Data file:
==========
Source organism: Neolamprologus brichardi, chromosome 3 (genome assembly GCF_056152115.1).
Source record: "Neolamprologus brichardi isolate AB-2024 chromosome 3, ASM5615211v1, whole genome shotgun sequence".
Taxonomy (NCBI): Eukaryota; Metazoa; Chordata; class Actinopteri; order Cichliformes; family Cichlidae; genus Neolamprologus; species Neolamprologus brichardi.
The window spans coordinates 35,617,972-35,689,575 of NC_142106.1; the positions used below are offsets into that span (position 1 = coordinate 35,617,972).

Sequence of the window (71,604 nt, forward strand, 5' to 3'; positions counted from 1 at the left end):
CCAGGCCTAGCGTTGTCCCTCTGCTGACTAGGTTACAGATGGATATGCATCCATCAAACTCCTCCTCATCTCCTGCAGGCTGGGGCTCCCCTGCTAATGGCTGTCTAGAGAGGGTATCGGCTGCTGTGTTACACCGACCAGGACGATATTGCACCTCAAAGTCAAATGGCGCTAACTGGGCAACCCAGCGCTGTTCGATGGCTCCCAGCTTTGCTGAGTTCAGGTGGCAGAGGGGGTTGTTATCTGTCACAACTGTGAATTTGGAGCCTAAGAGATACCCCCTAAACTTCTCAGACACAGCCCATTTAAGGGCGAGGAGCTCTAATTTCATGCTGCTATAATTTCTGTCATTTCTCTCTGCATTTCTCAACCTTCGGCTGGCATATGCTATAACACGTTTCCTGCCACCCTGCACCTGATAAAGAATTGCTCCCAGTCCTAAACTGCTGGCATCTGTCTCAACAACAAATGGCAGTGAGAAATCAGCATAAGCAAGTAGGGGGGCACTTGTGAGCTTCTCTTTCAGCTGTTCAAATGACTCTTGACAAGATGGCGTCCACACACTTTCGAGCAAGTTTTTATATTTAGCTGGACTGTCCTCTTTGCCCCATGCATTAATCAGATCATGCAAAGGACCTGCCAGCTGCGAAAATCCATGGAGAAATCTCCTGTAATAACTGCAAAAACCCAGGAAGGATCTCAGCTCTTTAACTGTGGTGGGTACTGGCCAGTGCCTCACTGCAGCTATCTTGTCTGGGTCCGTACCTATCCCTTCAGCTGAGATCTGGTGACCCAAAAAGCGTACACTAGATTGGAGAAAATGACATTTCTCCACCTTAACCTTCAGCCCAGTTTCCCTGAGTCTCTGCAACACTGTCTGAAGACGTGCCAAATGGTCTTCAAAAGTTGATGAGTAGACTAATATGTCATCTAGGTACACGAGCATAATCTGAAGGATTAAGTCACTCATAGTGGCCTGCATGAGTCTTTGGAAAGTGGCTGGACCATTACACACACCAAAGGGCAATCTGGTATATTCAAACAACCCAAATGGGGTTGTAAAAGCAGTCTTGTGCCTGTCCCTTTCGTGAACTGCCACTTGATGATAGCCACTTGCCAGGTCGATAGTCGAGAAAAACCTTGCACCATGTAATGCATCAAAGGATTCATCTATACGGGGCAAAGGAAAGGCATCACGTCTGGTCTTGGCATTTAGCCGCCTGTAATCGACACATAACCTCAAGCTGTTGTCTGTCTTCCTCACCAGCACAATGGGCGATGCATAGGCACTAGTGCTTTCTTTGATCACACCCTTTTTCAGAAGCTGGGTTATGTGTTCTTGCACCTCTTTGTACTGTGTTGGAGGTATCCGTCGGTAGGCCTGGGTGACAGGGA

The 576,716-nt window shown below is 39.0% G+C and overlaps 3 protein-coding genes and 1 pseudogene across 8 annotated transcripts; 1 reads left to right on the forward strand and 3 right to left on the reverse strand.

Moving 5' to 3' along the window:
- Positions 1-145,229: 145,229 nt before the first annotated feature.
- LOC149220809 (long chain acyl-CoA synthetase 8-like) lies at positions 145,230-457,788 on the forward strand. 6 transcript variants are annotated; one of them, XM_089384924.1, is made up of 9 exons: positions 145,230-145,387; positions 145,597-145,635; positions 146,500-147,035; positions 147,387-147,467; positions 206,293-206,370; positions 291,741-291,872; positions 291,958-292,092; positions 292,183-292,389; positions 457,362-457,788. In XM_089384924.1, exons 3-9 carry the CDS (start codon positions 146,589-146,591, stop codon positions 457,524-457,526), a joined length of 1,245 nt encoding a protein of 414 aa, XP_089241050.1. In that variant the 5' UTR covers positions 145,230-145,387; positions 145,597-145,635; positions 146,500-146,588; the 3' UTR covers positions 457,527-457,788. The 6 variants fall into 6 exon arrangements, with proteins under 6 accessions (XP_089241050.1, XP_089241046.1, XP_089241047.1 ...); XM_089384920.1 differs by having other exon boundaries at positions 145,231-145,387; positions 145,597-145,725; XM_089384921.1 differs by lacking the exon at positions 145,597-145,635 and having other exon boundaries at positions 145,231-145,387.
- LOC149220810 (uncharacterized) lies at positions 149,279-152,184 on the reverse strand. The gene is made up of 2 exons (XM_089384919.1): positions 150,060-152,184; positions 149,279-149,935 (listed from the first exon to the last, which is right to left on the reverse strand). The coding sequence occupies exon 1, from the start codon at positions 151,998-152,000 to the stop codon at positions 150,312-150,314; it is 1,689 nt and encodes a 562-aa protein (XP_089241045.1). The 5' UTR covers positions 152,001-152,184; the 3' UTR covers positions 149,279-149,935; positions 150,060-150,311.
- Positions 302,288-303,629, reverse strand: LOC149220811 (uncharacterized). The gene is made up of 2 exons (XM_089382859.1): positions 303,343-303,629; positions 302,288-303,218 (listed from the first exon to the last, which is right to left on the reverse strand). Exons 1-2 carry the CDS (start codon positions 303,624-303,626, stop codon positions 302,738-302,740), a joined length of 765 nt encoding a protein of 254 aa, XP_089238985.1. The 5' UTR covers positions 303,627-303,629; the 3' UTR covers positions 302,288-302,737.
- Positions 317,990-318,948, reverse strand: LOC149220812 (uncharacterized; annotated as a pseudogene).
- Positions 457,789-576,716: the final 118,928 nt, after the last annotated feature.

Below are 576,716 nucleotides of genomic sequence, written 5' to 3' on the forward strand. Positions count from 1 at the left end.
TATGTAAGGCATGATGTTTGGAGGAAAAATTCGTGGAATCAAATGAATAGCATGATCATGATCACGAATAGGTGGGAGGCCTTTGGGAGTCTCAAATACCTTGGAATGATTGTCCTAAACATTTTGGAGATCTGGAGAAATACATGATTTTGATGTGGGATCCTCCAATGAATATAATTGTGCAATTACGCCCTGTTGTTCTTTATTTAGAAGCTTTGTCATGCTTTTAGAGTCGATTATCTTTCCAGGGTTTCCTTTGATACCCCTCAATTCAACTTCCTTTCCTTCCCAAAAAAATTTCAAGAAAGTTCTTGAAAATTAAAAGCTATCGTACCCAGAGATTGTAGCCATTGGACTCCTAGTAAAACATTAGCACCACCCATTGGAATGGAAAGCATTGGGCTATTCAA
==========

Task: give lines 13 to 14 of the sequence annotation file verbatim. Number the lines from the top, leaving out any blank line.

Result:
- Positions 317,990-318,948, reverse strand: LOC149220812 (uncharacterized; annotated as a pseudogene).
- Positions 457,789-576,716: the final 118,928 nt, after the last annotated feature.